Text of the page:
The coincidence of the two galleries’ common foundation date and their shared richness in portraiture lies behind the new partnership between them which culminates in the exchange of two major loan exhibitions in 2016. "Russia and the Arts: The Age of Tolstoy and Tchaikovsky” presents a selection of outstanding portraits from the Tretyakov Gallery’s collections at the National Portrait Gallery from March to June; and "Elizabeth to Victoria: British Portraits from the Collection of the National Portrait Gallery” is on show at the Tretyakov Gallery from April to July. First conceived many years ago and in detailed planning for half a decade, the two exhibitions celebrate the 160th anniversary of both galleries, and the world-class portraits that they both house.
The partnership has received tremendous support in both Russia and Great Britain, despite the difficult political relations between the two countries that have characterized recent years. The Deputy Prime Minister of Russia, Olga Golodets, and Great Britain’s Secretary of State for Culture, Media and Sport, John Whittingdale MP, attended the opening of "Russia and the Arts” in London on 14 March 2016, together with the British Ambassador to Russia, Dr. Laurie Bristow CMG, and the Russian Ambassador to the Court of St. James’s, Dr. Alexander Yakovenko. "Russia and the Arts” is proving to be equally popular with audiences, attracting approximately 700900 visitors per day, which is double the expected numbers, and requiring a reprint of the catalogue within a few weeks of the opening date. The enthusiasm of this response confirms the importance of artistic collaboration especially during periods of political tension, with cultural interaction enabling forms of conversation, cooperation and mutual understanding to develop when such exchange is more difficult on the diplomatic stage.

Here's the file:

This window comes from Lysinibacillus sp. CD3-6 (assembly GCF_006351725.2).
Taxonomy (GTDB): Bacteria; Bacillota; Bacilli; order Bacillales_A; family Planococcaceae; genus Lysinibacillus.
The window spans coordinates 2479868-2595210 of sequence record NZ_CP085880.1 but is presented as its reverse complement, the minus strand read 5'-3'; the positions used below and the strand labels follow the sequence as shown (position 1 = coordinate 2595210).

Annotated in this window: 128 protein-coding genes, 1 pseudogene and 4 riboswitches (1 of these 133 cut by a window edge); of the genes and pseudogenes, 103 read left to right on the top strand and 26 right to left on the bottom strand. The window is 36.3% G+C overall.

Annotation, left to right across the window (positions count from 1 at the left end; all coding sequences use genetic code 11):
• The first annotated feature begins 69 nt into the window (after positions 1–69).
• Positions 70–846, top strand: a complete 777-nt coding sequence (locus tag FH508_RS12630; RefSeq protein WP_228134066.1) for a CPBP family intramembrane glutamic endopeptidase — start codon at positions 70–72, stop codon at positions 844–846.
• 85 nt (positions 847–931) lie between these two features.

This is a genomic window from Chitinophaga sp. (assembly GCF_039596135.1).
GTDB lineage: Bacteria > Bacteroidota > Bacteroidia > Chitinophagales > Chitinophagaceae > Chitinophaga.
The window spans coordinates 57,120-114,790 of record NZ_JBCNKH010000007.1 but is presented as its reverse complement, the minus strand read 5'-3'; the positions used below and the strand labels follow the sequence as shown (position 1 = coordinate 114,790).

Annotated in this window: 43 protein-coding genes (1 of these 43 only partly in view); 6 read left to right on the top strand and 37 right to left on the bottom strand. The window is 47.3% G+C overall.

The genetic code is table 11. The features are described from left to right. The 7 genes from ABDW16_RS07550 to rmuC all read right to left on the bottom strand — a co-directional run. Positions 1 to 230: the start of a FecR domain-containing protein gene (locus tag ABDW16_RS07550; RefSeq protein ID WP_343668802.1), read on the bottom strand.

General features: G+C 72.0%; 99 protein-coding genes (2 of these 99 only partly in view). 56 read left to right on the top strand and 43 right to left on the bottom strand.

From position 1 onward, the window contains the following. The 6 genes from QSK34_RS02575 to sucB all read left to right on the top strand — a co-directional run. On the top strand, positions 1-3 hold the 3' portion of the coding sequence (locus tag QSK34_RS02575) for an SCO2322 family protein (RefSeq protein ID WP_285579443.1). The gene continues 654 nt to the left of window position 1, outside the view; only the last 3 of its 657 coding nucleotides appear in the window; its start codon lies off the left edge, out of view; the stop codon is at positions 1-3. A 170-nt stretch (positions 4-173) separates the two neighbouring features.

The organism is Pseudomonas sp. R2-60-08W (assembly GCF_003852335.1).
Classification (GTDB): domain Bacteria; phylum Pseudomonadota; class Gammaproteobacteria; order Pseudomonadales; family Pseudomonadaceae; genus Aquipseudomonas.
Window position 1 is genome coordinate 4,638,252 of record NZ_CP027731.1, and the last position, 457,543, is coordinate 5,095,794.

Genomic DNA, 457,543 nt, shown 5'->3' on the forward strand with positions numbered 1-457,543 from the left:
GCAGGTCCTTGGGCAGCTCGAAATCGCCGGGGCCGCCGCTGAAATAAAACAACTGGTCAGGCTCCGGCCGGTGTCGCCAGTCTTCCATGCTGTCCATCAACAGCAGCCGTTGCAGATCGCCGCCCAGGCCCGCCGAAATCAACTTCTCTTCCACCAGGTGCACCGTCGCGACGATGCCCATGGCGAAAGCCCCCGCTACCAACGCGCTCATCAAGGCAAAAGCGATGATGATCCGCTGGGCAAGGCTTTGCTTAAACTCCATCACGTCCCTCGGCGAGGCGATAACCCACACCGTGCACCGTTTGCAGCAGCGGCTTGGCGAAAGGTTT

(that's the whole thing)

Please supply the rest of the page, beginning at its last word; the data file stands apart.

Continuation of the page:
The exhibition of treasures from the National Portrait Gallery at the Tretyakov covers some three centuries, and includes portraits of reigning monarchs as well as stellar British artists, writers and scientists - from Charles Dickens and Lord Byron to Sir Joshua Reynolds and Charles Darwin.
By contrast, the exhibition "Russia and the Arts” in London delves deep rather than ranging wide, focusing on a period of 50 years which enjoyed remarkable achievements in Russia’s creative and cultural life. it explores outstanding artists, writers, actors and musicians and the intriguing relationships that developed between them from the 1860s to the First World War - a period of great vibrancy in Russia’s written, visual and performing arts. it also includes portraits of some of the far-sighted and generous patrons without whom these artists’ work would not have seen the light of day. Russian visitors to the exhibition have been thrilled to see much-loved paintings hanging in groups and juxtapositions that are not possible in the Tretyakov, where the permanent display is arranged by artist. For example, it has been possible to compare the way in which different artists tackled the task of painting musicians, and Nikolai Iaroshenko and Valentin Serov’s contrasting portraits of actresses in their images of Pelageia Strepetova and Maria Yermolova respectively. There has also been much excitement about the fact that the portraits have been hung at eye-level in London, as opposed to their more elevated positions in the Tretyakov, which has enabled visitors to encounter familiar figures in much closer proximity, and to examine the paintwork in more detail than is usually possible in their permanent home.